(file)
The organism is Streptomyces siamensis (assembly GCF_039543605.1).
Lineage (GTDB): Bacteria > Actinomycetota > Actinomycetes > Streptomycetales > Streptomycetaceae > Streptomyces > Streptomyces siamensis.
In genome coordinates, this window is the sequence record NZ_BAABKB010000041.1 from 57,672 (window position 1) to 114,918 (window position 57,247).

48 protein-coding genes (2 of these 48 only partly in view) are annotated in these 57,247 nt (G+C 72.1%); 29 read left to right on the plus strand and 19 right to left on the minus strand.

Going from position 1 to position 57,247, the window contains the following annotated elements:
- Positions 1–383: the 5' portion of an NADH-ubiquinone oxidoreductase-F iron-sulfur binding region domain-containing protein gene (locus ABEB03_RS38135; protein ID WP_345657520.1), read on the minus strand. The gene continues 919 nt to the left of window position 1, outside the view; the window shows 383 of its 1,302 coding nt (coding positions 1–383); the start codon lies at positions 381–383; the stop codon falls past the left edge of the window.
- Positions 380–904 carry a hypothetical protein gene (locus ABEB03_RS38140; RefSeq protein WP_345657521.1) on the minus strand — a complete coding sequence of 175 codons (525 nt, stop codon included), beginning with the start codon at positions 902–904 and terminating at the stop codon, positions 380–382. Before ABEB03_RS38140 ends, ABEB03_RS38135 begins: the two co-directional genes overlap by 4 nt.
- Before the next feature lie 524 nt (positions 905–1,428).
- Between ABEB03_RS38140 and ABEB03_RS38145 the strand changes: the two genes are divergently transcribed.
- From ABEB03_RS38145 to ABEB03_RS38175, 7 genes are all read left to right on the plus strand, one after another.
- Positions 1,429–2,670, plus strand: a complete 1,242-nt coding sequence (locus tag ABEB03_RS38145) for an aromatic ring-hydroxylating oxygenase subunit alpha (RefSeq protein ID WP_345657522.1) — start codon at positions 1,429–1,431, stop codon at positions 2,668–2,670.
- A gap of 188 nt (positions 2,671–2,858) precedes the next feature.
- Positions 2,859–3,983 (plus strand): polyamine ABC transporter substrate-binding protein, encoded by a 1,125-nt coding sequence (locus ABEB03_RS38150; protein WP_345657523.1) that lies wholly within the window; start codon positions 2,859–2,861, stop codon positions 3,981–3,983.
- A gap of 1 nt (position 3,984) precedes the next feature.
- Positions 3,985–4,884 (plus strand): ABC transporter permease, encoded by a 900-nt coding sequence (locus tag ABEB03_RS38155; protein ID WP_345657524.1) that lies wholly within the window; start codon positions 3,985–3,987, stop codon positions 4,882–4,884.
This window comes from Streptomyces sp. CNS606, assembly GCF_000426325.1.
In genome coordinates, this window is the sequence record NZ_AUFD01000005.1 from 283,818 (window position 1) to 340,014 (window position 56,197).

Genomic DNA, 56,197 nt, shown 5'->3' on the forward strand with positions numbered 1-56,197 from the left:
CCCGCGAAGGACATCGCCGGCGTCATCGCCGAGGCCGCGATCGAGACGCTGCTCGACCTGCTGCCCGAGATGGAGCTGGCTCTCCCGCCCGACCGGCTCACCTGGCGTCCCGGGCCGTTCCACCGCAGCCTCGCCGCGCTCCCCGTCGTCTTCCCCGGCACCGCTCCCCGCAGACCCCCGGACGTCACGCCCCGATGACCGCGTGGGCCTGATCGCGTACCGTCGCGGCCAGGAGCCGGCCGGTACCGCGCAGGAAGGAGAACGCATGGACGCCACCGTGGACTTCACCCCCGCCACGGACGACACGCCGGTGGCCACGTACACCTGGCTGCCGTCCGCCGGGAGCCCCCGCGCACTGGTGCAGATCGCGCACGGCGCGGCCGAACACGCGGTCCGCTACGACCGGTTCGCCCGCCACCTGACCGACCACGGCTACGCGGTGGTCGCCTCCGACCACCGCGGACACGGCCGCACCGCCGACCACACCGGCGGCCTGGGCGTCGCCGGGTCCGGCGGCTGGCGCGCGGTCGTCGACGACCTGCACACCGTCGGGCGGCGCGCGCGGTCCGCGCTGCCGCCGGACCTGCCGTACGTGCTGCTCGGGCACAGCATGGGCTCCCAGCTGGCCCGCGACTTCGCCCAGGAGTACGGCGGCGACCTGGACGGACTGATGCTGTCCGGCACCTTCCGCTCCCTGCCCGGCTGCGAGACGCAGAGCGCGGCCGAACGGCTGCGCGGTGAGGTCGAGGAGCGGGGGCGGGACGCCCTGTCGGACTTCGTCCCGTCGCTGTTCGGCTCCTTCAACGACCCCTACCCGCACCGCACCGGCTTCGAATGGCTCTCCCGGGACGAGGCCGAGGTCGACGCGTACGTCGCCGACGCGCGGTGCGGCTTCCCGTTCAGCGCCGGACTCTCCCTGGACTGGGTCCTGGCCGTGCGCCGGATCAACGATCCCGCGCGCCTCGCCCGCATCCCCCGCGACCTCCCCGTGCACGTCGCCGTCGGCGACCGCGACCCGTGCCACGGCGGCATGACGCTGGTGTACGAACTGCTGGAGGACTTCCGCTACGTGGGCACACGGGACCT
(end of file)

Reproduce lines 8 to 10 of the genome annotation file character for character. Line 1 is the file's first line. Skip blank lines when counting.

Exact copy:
- Before the next feature lie 524 nt (positions 905–1,428).
- Between ABEB03_RS38140 and ABEB03_RS38145 the strand changes: the two genes are divergently transcribed.
- From ABEB03_RS38145 to ABEB03_RS38175, 7 genes are all read left to right on the plus strand, one after another.